Iceland travel log
Barren landscapes, black sand and fish bones. A journey through the harsh Icelandic winter, discovering it’s rich cultural and historical past, simple way of life and complex language.
Table of contents
Since music and the arts are running so deep in Icelandic culture (it is said jokingly by the locals that most people are at least in a band), here’s some local music to listen to while reading this travel log:
If you want to explore the depths of the quite rich black metal scene of Iceland, I really recommend the book Svartmálmur from Verði ljós.
Reykjavík, the city
Small but cozy, with it’s metal clad homes and myriad of coffee shops and small bakeries Reykjavík is quite welcoming, nestled in it’s cove, the smoke cove (rough translation of the city name) is one of the most northern capitals in the world which can really be felt in winter, due to it’s piercing cold winds rolling down the mountains and oppressive darkness. Walking around town, I noticed how much care was put in developing the city in harmony with the landscape and trying to reduce the toll commonly taken on nature by urban spaces. Something quite impressive to see as I left the city are the large tubes that bring the geothermal energy that heats 90% of the city’s buildings, tapping into the volcanic depths of the very active island.
The mountains, waterfalls and beautifully harsh nature
Venturing out of the city, I was instantly struck by the nature, large fields of moss-covered volcanic rocks pierced by fiery geysers, snow covered peaks disappearing in the low clouds and blowing snow, it is barren, cold but also beautiful rich and alive, you can feel the boiling volcanic power hidden underneath the Icelandic landscape, a large-scale meeting of fire stone and water on which some people decided to live. Standing on the Reynisfjara beach surrounded by towering sharp stones, my feet sinking in black volcanic sand and in awe in front of the roaring waves coming to crash a few meters in front of me I couldn’t help but think of the Icelandic fisherman of yore pushing their little wooden ship at sea in those menacing waves, wearing their heavy waxed canvas outfits reeking of fish oil and sweat, getting ready for the prospect of many days at sea in the hope of getting enough fish to last them for the coming months.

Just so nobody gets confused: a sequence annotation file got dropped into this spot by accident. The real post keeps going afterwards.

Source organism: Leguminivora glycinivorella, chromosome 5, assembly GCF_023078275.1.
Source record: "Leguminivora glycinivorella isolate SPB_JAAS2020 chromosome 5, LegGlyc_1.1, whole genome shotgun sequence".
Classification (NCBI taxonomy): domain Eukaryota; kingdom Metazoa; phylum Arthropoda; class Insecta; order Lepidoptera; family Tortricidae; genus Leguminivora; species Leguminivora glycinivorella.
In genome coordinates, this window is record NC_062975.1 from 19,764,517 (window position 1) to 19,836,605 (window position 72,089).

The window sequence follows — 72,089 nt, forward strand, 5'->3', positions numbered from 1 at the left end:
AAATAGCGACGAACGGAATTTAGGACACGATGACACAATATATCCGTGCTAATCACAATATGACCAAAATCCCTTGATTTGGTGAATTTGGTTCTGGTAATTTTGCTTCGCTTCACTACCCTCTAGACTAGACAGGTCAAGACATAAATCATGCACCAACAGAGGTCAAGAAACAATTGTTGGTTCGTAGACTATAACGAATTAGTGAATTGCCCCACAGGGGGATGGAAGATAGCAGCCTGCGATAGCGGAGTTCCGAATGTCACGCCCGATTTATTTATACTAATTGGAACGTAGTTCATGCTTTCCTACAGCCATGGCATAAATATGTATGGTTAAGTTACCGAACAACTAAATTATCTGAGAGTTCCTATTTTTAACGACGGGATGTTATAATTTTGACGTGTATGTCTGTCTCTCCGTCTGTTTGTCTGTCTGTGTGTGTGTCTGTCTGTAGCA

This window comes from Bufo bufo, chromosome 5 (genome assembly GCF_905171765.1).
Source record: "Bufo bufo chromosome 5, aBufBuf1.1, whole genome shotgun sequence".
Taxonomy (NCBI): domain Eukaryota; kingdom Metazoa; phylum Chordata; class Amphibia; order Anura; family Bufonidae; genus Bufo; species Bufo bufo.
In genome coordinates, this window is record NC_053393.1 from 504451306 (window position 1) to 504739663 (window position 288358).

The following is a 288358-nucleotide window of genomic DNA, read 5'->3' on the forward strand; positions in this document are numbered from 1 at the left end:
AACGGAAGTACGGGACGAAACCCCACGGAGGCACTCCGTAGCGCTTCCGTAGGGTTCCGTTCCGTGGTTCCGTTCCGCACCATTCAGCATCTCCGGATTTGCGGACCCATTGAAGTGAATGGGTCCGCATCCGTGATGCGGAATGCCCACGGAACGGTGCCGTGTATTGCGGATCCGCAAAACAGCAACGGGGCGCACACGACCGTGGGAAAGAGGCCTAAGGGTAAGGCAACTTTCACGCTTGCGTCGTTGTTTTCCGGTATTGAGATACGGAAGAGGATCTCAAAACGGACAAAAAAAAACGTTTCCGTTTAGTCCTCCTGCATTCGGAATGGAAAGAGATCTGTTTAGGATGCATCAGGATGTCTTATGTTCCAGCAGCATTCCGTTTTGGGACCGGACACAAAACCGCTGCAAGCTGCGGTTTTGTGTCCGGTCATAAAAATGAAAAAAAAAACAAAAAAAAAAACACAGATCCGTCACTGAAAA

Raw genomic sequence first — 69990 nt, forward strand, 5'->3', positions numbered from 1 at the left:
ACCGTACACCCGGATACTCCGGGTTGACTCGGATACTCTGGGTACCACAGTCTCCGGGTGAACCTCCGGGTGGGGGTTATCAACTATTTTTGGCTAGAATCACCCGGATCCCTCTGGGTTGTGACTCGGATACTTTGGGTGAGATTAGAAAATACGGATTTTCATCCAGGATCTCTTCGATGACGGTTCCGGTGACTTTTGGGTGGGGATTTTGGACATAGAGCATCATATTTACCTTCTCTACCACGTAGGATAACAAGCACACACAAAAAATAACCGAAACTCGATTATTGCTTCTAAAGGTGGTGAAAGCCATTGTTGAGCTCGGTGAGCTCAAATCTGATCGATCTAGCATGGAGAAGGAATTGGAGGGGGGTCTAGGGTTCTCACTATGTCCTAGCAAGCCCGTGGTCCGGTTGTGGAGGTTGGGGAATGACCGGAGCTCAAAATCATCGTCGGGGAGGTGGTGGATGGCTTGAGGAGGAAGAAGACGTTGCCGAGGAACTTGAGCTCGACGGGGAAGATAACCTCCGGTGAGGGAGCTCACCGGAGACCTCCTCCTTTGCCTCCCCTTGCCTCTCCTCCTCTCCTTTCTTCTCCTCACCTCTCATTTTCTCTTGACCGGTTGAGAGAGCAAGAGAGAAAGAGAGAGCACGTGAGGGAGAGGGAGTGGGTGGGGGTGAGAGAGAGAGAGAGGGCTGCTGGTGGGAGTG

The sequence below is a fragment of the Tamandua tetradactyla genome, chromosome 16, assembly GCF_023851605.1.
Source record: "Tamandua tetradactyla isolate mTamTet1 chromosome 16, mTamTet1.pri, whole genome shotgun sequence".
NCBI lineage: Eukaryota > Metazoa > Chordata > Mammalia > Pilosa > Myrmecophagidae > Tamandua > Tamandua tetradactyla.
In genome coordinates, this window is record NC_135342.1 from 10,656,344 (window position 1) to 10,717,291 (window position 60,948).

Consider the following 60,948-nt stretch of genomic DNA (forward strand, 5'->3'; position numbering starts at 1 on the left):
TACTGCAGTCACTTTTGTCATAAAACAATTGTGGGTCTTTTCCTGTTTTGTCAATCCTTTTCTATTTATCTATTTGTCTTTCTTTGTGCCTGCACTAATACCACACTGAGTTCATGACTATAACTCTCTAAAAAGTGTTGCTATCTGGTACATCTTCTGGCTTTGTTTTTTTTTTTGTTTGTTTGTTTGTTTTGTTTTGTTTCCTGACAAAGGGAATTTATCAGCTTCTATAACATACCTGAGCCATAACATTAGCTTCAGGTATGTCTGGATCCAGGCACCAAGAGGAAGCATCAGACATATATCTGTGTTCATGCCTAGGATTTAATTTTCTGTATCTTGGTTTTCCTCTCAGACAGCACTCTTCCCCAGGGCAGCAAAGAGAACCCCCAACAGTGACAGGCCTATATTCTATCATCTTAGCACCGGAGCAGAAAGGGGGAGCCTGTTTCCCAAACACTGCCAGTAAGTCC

Findings from an Icelandic flea market
I was pleasantly surprised to find a big flea market in Reykjavík, the Kolaportid Flea Market is filled with plenty of antiques, old books with beautiful typefaces and even a little food section with a variety of dried fish, which Icelandic people eat almost like toast with some butter on top.
Nordic food with a lot of paprika
While exploring the city we stopped at Matur og Drykkur , a restaurant serving reinterpreted traditional Icelandic cuisine.
Overall while staying in Iceland we cooked most of our meals because of the prohibitive price of food, restaurants and fresh ingredients over there, because growing things on this rocky volcanic and very cold island is particularly hard. There is exploration into growing fruits and vegetables in geothermically heated greenhouses since 1924 and there’s been more and more development into this ever since. You can read more about that over in this article .